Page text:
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Getting out of bedridden crash/ Leeds inpatient ?

Hi hope I am posting correct place. My Daughter is currently bedridden she has lost lots of muscle in only two months (her latest biggest crash) and it seems to deteriorate daily which concerns me she’s in more pain. Physio wanted to work with her but because she’s still in crash mode she can’t do anything. Doctor has her only on paracetomol and wants to send her to Leeds inpatient facility not sure it will help whilst she’s like this. Any tips or advice on helping her to improve and get out of this bedridden crash state is appreciated. I’ve never seen her like this before and want to help and not make crash worse by pushing if her body can’t do anything. At this point I think she will have to learn how to walk again fully we’re as before latest crash she could potter a bit and just needed wheelchair outside for appointments. She is also dealing with anxiety and ptsd after suffering years of neglect and mistreatment on nhs.


Senior Member
Hey, i'm an ME/CFS sufferer from Leeds, have had the illness since 2016, been bed/house ridden a few times in those years. This illness is different for everyone and I consider myself a mild case now but here are a few tips I could give you:

- Check your daughter's heart rate when standing, if it goes up by 30+ bpm when compared to her resting heart rate she may have POTS. If so you need to get her to see a cardiologist ASAP and see if she improves on Saline IV. There are many drugs out there that can help POTS sufferers such as Saline, Midodrine, Ivabradine and Beta Blockers (i'm not a doctor though so please speak to an expert).

- As for muscle loss, I also suffered this but found that it did eventually plateau after a few months. The sooner you can get your daughter out of bed and moving a bit the better obviously to prevent further muscle loss.

- From my experience, physio is largely useless for this illness, it is believed that there is something in ME/CFS patient's serum which affects energy metabolism so doing exercise can actually set ME/CFS patients back further. The only form of exercise I have found that I can do is very short intervals of say 30 seconds cycling or running followed by 30 seconds rest for 3-5 sets. Eventually after a number of years I was able to build up to around 10-20 minutes cycling per day but I still crash if I overdo it.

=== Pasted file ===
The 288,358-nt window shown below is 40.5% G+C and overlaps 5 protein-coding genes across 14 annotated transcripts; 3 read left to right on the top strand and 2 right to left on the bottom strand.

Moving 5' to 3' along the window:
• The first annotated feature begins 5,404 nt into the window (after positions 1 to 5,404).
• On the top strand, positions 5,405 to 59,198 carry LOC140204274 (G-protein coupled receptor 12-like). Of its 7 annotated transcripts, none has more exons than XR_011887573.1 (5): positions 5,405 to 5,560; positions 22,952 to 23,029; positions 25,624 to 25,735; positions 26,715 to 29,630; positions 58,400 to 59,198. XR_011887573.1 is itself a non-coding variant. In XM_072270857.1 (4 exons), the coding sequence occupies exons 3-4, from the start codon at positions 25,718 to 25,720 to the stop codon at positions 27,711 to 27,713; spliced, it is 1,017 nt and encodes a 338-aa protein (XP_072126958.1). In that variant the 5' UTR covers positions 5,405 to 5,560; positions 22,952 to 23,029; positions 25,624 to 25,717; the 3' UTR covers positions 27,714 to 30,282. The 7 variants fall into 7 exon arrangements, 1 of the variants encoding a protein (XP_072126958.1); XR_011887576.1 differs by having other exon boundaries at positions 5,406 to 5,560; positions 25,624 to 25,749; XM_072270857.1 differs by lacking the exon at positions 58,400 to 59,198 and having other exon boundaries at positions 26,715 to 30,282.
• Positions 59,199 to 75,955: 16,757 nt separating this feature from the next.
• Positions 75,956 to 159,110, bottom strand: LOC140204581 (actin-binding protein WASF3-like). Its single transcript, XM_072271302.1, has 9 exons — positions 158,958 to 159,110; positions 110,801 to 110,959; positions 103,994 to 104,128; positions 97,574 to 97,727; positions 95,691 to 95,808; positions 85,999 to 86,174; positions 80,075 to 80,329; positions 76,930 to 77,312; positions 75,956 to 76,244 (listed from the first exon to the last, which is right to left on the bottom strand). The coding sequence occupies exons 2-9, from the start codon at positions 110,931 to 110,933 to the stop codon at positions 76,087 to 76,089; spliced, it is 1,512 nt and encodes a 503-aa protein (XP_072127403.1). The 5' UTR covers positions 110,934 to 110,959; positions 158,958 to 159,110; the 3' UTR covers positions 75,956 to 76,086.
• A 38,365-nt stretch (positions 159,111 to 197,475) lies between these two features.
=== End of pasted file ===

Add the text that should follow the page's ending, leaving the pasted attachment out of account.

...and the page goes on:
- Anxiety/PTSD - I can completely sympathise with your daughter. I had therapy and HBOT at the MS Therapy Centre in Leeds which helped me with this a little.

- I wouldn't even consider exercise until your daughter is crash free for 3-6 months. Once she has established an adapted routine where she can function at baseline without symptoms, then consider doing a little more but never let the heart rate get too high for too long.

All this aside, the key is to try and slowly get your daughter to recover back to baseline. If she is bedridden and experiencing PEM, the chances are that this crash will last anywhere from 72 hours up to a month. In this period the key is to NOT overexert in any way, physically or mentally, but try to incorporate some movement if possible to get circulation going a bit. It's a fine line between doing too much and too little, listening to her body will be key. I hope this helps in some way and wish your daughter a speedy recovery!


Senior Member
United Kingdom
Thats really excellent advice AdamS. I have posted threads on my trials and experiences of trying to improve from bedbound to housebound, unfortunately you will see that with this disease there are no easy answers and I completely sympathise with you. I have been in hospital in similar situations a few times, unfortunately 90% of the staff have no idea about ME. I can see that changing now with Post Covid Fatigue, unfortunately some of them will get ME and we can only hope that they get diagnosed with ME and so the NHS have more lived experience of this condition. Please PM me as I would love to be able to help or just give you some support. I would urge you to get the NHS or Social Services to get her a hospital bed at home and let her recover there. In terms of muscle loss, I have lost a lot of muscle but the limiting factor is the ME. On good days my muscles are plenty strong enough and on bad days they are weak. The NHS will put most of this down to her losing muscle mass but unless she is completely wasting away then she will have enough strength. Protein bars, BCAA and creatine may be helpful in terms of not losing further muscle mass but this is really a bit of a side show as when I am producing more energy I am still physically much stronger than you would expect. Please PM me. I am only well enough to reply on some days. Don't lose hope, one day we will find effective treatments and she will be back again. On good day my personality comes back and I am myself again to an extent, this is why I believe there will be a cure one day as its like a switch! Maybe we will even meet one day and look back on this and see how far we have come.


Senior Member
In bad times I dread getting totally immobile so I make sure to walk even to the bathroom or the door every hour. It is enough to stop the total immobility I once endured. Very hard at times like just now.